6. What is the name of the table that lists foods according to the acids or bases they produce?
a. Perceived kidney alkaline load
b. Present renal acid list
c. Potential renal acid load
d. Particulate renal injury load
7. Which nutrient may be inadequate when following the alkaline diet?
b. Vitamin A
c. Vitamin C
8. Monitoring pH using one’s saliva or urine isn’t recommended for what reason?
a. Results vary due to exercise, medications, and cardiac function.
b. It’s not an accurate marker of blood pH.
c. Results remain consistent despite changes in food intake, digestion, hydration, etc.
d. Litmus strips are difficult to use.
9. Which of the following is not a recommendation of AICR/WCRF and the American Cancer Society?
a. Incorporate a diet rich in fruits and vegetables.
b. Select whole grains instead of refined grains.
c. Consume alcohol daily; it’s acceptable to consume more than two drinks per day.
d. Limit red meat intake to 18 oz per week or less.
10. Added sugars are thought to contribute to cancer risk in what way?
a. Providing cancer cells with energy
b. Increasing the risk of consuming excess calories
c. Contributing to the Warburg Effect
d. Interfering with the metabolism of protein and fat
1. Remer T, Manz F. Potential renal acid load of foods and its influence on urine pH. J Am Diet Assoc. 1995;95(7):791-797.
2. Acid alkaline food chart. The Acid Alkaline Association Diet website. http://www.acidalkalinediet.net/acid-alkaline-food-chart.php. Accessed August 31, 2018.
3. Robey IF. Examining the relationship between diet-induced acidosis and cancer. Nutr Metab (Lond). 2012;9(1):72.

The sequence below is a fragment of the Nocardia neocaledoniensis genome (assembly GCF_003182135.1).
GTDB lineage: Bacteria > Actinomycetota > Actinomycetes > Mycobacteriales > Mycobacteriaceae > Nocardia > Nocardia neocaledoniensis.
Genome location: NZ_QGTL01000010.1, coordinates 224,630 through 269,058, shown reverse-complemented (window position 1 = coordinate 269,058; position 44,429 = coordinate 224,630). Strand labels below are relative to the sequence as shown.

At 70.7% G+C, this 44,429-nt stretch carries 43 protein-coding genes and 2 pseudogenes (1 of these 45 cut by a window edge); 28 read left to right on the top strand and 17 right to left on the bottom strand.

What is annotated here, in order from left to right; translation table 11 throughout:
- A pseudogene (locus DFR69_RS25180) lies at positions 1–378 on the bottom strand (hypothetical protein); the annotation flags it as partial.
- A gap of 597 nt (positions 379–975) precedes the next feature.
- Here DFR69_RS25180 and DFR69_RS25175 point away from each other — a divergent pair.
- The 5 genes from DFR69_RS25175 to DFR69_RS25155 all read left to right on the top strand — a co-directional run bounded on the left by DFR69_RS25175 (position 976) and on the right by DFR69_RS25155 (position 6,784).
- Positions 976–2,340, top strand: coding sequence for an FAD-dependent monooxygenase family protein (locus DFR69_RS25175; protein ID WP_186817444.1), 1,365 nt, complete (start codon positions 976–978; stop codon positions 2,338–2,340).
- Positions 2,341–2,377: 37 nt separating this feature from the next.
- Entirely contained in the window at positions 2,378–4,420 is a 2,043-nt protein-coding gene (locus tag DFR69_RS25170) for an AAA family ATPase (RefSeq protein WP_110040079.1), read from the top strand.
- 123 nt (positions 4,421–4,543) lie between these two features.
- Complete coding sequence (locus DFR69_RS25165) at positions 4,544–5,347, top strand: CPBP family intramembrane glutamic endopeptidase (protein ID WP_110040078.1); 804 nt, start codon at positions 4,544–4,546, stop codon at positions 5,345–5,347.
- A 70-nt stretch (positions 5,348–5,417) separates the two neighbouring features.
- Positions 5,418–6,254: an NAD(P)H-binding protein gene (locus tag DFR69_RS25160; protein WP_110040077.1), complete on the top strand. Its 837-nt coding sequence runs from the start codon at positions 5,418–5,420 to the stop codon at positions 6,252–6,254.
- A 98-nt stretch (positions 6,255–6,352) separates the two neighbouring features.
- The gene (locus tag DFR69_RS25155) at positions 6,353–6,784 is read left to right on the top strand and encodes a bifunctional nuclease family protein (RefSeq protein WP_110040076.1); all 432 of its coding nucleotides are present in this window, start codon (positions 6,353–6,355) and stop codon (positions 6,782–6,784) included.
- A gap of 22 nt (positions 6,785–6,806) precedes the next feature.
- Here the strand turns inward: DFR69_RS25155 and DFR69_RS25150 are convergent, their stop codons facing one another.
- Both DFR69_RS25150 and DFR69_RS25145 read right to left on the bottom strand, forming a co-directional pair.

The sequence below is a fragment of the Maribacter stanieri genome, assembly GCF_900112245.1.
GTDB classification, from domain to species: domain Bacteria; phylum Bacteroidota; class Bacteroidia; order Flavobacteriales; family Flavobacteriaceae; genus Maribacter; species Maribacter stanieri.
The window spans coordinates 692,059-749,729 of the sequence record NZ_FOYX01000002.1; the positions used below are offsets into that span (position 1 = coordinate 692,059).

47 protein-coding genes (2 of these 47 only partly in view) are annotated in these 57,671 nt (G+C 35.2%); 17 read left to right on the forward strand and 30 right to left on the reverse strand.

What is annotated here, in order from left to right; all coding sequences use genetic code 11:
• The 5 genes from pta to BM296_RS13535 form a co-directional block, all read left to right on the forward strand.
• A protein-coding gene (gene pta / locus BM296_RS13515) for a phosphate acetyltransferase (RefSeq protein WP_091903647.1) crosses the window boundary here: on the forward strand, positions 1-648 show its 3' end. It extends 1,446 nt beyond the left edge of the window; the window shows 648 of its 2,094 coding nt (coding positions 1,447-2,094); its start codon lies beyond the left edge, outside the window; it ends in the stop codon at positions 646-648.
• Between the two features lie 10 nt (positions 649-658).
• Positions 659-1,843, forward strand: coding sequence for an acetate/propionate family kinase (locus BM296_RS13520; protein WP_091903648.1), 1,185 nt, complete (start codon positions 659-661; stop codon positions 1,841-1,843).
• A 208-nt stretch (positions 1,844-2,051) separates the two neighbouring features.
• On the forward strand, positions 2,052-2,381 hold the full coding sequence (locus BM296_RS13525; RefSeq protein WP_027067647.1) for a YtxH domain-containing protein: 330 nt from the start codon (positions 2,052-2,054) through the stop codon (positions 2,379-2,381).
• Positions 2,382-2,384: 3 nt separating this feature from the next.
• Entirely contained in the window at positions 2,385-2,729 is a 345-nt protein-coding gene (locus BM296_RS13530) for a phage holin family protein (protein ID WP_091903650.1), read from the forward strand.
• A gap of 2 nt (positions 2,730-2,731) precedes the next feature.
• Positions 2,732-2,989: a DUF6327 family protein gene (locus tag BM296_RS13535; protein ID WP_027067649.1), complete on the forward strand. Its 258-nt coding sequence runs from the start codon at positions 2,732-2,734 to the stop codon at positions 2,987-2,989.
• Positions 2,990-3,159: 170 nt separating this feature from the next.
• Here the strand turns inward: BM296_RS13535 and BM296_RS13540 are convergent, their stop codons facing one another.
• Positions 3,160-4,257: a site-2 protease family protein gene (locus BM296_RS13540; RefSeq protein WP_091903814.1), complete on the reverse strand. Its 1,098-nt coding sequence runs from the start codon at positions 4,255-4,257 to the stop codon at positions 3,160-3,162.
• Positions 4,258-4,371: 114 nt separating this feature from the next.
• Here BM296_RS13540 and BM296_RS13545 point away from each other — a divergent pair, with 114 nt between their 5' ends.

4. Schwalfenberg GK. The alkaline diet: is there evidence that an alkaline pH diet benefits health? J Environ Public Health. 2011;2012:727630.
5. Fenton TR, Huang T. Systematic review of the association between dietary acid load, alkaline water, and cancer. BMJ Open. 2016;6(6):e010438.
6. Lewis JL 3rd. Acid-base balance. Merck Manual Professional Version website. https://www.merckmanuals.com/professional/endocrine-and-metabolic-disorders/acid-base-regulation-and-disorders/acid-base-regulation. Updated January 2020. Accessed September 25, 2018.
7. Haider LM, Schwingshackl L, Hoffmann G, Ekmekcioglu C. The effect of vegetarian diets on iron status in adults: a systematic review. Crit Rev Food Sci Nutr. 2018;58(8):1359-1374.
8. Ng E, Nuff M. Recognising the return of nutrient deficiencies: a modern pellagra puzzle. BMJ Case Rep. 2018;11(1):e227454.
9. Devlin TM. Eukaryotic cell structure. In: Devlin TM, ed. Textbook of Biochemistry With Clinical Correlations. 6th ed. Hoboken, NJ: John Wiley and Sons; 2006:1-22.
10. Luengo A, Gui DY, Vander Heiden MG. Targeting metabolism for cancer therapy. Cell Chem Biol. 2017;24(9):1161-1180.